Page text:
Second, Israel can offer a comprehensive reasonable peace plan of its own, a plan that takes into consideration its security needs as well as the needs of the Palestinian people. The plan should be so appealing that the United States, Europe and many other nations applaud Israel’s wisdom, generosity, and clear-sightedness. The offer must be publicized widely and embraced as widely as possible. Let the world then convince the Palestinians that it is in their best interests to accept the Israeli proposal or to offer its reasonable modifications. Instead of presenting itself to the world as a belligerent, aggressive occupying nation, Israel must present itself as a peace loving, compassionate, and reasonable nation.
In order for Israel to be able to present a reasonable peace plan, it must attain significant unity from within its own government and population. This is not an easy task. There are strong proponents of various strategies, and each side does not seem willing to compromise anything.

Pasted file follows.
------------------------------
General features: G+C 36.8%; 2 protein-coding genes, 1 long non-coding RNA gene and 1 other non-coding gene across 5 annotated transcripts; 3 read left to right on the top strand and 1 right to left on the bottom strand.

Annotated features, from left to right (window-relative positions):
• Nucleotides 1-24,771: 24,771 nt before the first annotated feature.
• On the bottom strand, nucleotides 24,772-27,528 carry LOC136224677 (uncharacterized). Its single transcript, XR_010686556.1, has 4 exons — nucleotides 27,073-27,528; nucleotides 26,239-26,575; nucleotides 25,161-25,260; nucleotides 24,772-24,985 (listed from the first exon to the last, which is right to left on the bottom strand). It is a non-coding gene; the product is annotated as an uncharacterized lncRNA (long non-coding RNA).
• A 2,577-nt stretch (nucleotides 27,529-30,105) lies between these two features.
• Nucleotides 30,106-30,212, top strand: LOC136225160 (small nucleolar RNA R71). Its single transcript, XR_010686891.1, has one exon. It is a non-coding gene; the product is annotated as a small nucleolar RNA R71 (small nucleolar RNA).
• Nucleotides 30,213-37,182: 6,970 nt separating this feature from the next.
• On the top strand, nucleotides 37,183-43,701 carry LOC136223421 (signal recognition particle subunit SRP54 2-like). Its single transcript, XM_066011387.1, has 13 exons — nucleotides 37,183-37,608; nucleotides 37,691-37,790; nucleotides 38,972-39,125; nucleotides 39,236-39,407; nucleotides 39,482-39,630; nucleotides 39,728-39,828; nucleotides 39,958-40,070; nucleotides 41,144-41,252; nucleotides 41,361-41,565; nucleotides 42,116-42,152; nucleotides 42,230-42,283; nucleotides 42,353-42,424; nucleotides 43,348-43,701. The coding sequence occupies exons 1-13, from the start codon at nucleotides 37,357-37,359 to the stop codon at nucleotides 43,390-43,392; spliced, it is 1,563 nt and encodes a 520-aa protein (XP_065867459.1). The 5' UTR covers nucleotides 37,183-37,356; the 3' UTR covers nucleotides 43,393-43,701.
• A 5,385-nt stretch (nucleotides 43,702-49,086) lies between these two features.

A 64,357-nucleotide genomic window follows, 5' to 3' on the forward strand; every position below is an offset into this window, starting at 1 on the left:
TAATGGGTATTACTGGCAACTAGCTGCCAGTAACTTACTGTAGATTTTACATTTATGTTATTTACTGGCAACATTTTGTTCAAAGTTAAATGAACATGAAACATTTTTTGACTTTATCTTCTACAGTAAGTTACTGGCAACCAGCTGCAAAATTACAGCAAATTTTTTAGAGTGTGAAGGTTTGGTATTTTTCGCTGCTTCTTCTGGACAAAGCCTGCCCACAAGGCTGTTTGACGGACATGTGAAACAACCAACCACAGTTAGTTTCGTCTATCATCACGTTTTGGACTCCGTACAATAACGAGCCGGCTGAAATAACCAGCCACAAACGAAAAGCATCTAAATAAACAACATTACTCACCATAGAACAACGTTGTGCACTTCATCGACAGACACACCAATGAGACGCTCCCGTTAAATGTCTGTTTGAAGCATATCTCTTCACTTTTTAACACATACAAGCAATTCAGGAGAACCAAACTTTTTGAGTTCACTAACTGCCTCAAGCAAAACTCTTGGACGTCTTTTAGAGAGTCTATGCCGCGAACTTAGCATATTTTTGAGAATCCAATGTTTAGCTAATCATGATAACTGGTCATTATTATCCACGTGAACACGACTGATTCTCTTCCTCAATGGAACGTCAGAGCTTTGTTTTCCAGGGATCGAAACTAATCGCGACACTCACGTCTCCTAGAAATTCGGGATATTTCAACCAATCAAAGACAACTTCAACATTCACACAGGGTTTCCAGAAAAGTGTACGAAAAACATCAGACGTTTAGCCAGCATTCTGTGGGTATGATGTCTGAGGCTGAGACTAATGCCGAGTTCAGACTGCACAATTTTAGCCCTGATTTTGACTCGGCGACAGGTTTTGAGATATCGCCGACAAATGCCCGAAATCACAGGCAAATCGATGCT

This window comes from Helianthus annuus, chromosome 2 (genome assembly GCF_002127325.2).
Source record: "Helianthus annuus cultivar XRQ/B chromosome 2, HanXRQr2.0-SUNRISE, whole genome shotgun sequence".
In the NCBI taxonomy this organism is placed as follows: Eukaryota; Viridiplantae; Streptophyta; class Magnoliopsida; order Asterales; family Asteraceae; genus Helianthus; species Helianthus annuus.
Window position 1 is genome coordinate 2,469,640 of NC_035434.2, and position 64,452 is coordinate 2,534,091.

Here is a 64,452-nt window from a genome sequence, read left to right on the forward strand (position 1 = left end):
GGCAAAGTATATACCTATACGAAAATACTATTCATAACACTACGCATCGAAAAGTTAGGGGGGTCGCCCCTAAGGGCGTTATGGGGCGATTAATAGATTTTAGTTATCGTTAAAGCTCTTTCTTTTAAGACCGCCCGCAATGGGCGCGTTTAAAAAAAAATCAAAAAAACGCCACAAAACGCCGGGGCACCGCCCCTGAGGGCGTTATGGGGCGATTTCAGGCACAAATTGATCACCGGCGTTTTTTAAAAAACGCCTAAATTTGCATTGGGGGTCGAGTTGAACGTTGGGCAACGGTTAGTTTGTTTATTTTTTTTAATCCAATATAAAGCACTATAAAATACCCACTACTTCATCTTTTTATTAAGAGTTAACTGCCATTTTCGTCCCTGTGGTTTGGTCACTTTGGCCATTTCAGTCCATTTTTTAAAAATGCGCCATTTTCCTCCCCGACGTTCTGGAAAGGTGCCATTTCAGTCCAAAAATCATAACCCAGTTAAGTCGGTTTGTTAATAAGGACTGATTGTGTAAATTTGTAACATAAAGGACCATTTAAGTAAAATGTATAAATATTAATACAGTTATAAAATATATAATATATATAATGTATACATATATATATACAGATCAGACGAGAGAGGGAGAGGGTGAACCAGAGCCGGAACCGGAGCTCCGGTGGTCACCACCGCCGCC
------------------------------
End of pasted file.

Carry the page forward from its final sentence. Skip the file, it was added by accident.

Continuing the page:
Prime Minister Netanyahu was re-elected because the Israeli public thinks he is strong. He has patched together a government coalition which does not seem to be ideal for the making of peace.
Yet, precisely because Mr. Netanyahu is strong will he be able to break new ground as a genuine peace maker. Let him come up with a fair and defensible plan and let him place it on the world’s agenda. Let his partners in government put their heads together to create a viable peace plan, even if there is little or no expectation that the Palestinians will accept it at first blush. But let Israel’s voice come across loudly and unequivocally as a voice of reason and peace. Let Israel make its case proudly, confident that it is offering to the Palestinians, to Israelis and to the world a key to resolving the Israeli-Palestinian conflict.
The longer the “peace process” is dormant, the longer all parties in the region will suffer. Blaming others is easy. Taking visionary responsibility is difficult. For the sake of Jerusalem we may not be silent.